Leslie Godfrey BARR

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BARR, Leslie Godfrey

Service Number: 10211
Enlisted: 21 March 1916, Melbourne, Victoria
Last Rank: Sapper
Last Unit: 9th Field Company Engineers
Born: Richmond, Victoria, date not yet discovered
Home Town: Malvern, Stonnington, Victoria
Schooling: Buln Buln East State School
Occupation: Carpenter
Died: Killed in Action, Belgium, 4 October 1917, age not yet discovered
Cemetery: Tyne Cot Cemetery and Memorial
Plot 5 Row G Grave 3
Memorials: Australian War Memorial Roll of Honour
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World War 1 Service

21 Mar 1916: Enlisted AIF WW1, Private, SN 10211, Melbourne, Victoria
20 Jun 1916: Involvement AIF WW1, Sapper, SN 10211, 10th Field Company Engineers, Enlistment/Embarkation WW1
20 Jun 1916: Embarked AIF WW1, Sapper, SN 10211, 10th Field Company Engineers, HMAT Runic, Melbourne
4 Oct 1917: Involvement AIF WW1, Sapper, SN 10211, 9th Field Company Engineers, Broodseinde Ridge

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Biography

Leslie Godfrey BARR

Les Barr was the  grandson of John and Janet Barr, pioneers who arrivied amongst the first assisted immigrants to the Port Phillip District from Ayrshire, Scotland in 1839.  They established one of the first blacksmith businesses in Swanston Street, Melbourne.  His maternal grandparents were from Ireland and England.

He was born in 1888 at Richmond where his father and uncle had a cabinet making and upholstering business.  THe family moved to Gippsland where his father bought land on Mizpah Settlement Road, Buln Buln East in 1895.  Les and his brother and sisters attended Buln Buln East State School.

Les father went back to building and Les and his brothers Harry and Jim became carpenters and joiners.  With their father they built churches (now burnt in bushfires) at Neerim and Neerim South as well as houses in the Neerim and Buln Buln districts.

Around 1909 the family returned to live in Malvern at 135 Normanby Road from where Les worked as a carpenter and builder up till he joined the AIF in 1916.  Prior to joining up he had had militiary training with the 5th Batt. AIR and 2 Field Coy Engineers in Melbourne.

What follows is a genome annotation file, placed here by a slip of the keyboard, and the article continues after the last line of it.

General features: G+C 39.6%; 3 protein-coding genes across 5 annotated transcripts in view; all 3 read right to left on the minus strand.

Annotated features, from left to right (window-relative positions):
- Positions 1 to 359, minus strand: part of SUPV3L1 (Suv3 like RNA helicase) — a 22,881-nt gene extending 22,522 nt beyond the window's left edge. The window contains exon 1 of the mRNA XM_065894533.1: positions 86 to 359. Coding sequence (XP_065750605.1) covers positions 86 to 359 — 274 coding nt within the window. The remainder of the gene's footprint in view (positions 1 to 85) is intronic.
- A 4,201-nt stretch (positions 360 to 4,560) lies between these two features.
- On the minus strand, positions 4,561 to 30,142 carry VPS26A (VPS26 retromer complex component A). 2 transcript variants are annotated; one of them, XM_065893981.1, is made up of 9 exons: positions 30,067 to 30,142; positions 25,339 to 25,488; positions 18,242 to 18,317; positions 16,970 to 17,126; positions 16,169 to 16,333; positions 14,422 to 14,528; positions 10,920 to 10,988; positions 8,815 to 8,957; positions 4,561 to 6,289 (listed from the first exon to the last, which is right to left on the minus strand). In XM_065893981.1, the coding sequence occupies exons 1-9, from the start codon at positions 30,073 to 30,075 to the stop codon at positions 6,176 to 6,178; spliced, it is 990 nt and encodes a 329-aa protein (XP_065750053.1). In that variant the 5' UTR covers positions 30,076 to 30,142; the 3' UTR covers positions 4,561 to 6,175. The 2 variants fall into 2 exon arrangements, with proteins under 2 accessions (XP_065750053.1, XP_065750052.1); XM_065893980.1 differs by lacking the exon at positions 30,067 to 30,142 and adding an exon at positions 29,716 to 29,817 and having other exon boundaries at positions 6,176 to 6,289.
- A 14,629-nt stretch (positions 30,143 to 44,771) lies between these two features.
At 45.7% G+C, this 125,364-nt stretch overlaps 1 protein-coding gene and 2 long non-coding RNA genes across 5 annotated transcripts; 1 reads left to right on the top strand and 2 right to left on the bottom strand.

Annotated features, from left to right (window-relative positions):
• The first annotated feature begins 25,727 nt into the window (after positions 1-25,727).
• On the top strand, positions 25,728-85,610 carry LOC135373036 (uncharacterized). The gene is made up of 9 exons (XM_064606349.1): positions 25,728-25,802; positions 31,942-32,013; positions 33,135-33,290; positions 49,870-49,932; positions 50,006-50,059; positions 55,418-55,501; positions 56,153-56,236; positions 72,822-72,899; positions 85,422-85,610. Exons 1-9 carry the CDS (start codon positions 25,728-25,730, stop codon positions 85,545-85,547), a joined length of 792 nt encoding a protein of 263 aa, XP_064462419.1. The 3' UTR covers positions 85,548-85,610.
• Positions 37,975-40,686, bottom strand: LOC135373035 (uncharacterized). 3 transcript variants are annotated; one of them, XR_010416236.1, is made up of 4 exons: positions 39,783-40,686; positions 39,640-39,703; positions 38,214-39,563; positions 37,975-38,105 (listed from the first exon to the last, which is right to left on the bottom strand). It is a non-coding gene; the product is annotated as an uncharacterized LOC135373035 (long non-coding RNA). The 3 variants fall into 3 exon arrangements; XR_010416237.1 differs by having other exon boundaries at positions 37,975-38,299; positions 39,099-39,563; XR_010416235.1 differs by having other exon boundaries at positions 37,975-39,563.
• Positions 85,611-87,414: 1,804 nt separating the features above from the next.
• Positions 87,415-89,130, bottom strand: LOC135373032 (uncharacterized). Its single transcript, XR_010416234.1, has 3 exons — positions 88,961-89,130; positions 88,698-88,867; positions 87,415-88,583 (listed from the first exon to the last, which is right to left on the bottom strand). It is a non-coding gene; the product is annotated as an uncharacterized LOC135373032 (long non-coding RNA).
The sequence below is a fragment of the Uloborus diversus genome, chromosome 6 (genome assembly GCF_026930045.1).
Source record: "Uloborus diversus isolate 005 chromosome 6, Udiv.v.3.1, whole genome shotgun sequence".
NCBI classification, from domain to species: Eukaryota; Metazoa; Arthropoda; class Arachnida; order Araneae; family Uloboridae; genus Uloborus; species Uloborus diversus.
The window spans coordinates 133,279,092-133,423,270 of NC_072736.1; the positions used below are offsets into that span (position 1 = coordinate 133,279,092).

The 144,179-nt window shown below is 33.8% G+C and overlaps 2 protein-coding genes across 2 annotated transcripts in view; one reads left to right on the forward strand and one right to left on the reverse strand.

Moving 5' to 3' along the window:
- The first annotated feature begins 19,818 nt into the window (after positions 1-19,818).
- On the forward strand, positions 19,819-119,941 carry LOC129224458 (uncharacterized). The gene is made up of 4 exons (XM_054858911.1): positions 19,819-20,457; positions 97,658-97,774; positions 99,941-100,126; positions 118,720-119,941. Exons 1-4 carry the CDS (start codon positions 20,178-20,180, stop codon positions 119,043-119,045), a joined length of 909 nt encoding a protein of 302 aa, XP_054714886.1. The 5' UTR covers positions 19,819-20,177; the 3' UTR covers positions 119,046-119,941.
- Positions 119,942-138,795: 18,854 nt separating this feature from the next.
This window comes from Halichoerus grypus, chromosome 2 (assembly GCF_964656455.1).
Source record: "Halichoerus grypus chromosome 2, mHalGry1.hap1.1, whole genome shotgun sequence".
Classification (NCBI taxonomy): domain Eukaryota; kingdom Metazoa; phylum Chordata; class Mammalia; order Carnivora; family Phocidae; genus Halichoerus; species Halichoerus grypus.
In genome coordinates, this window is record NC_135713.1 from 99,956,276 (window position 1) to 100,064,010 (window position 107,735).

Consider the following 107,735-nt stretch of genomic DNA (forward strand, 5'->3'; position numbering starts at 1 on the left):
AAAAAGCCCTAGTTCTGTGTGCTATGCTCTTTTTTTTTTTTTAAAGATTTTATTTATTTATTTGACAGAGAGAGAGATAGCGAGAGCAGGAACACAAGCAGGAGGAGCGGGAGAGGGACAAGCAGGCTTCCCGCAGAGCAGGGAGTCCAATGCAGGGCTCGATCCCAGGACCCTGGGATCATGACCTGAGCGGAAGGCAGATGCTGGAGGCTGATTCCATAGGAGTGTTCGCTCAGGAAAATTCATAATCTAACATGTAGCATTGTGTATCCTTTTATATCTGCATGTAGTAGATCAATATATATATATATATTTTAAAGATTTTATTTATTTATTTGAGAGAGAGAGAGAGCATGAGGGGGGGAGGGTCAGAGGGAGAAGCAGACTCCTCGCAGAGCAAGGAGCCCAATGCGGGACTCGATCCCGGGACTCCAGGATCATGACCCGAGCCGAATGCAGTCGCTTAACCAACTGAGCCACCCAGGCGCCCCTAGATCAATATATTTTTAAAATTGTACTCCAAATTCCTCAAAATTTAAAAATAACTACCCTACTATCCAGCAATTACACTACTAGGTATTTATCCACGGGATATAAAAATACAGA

Les was a prolific corrospondennt from his troop ship, training in England and while on active service in France and Belgium and some 74 of his letters as well as postcards and souvenirs survive in the family.  In his last letter to his sister he tells he has been picked in a detail "to go over the bags" that night.  He was killed on 4th October 1917 by the blast of a German shell that landed near his work party who were securing a strong point during the Battle of Broodsiende Ridge.  The circumstances are described in letters to the family from his mates and commanding officer.

Les's letters describe the great adventure of travelling overseas, his awe at watching zeppelin crash in flames over London and the experience of waiting in a shell hole to go in after the great mines exploded under the German trenches on Messines Ridge.  As a country boy he was also interested to tell the family about the French farms, horses and livestock.  He tells how while resting out of the lines the Australian soldiers  went onto the farms to help the remaining old men and the women bring in the harvest - the young French women were an attraction.

He also took an interest in events at home in Australia and comments on the politicians of the day, the miners strike and the conscription referenda.  He and his mates were opposed to conscription both because they did not want others to go through what they were suffering but also the preferred to trust volunteers to stand beside them in battle.

Although he kept up a cheerful front for the family through out his time in France and Belgium, his homesickness and fatal expectations grow as time goes on and more than half of those who started out in his unit are lost.

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